Public Choice

, Volume 113, Issue 1, pp 25-35

First online:

Decentralization and Corruption: Evidence from U.S. Federal Transfer Programs

  • Raymond FismanAffiliated withColumbia University GSB
  • , Roberta GattiAffiliated withDevelopment Research Group, The World Bank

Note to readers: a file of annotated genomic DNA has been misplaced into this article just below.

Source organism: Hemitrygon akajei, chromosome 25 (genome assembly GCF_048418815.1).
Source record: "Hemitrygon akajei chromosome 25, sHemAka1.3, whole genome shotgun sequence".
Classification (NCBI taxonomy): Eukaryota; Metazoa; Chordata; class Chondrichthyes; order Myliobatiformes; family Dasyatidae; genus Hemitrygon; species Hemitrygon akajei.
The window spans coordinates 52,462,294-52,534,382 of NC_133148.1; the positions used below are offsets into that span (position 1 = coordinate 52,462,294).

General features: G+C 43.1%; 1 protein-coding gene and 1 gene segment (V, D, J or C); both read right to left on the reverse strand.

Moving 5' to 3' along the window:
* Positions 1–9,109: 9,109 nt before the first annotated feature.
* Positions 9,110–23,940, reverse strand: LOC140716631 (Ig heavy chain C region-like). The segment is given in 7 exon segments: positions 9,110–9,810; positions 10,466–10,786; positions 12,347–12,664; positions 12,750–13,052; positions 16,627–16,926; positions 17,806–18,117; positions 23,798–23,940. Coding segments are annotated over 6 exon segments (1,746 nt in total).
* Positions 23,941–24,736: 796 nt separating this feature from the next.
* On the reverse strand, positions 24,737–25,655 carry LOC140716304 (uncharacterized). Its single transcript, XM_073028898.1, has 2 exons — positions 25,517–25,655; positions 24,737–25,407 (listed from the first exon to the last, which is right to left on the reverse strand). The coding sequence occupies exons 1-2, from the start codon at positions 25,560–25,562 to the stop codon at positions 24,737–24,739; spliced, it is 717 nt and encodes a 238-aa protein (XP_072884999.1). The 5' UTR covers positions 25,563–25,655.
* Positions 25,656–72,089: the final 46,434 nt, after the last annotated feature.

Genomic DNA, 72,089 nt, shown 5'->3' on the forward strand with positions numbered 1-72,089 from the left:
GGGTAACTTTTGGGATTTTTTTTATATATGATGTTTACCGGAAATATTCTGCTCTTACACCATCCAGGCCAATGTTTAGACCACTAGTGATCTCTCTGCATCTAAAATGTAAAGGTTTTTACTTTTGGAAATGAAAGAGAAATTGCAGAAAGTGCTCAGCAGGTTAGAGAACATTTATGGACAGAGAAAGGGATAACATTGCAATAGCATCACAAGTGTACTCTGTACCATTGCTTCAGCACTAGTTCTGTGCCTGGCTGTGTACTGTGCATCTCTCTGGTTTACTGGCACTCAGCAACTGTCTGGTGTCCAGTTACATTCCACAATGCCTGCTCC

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While some recent evidence suggests that more decentralizationis associated with reduced corruption, no empirical work hasexamined whether different types of decentralization havedifferential effects on corruption. The theoretical literaturehas emphasized that expenditure decentralization will only beeffective if accompanied by the devolution of revenuegeneration to local governments. In this paper we examine thishypothesis empirically, by studying the mismatch betweenrevenue generation and expenditure in U.S. states. Largerfederal transfers are associated with higher rates ofconviction for abuse of public office, supporting the theorythat soft-budget constraints created by federal transfers arepotentially problematic.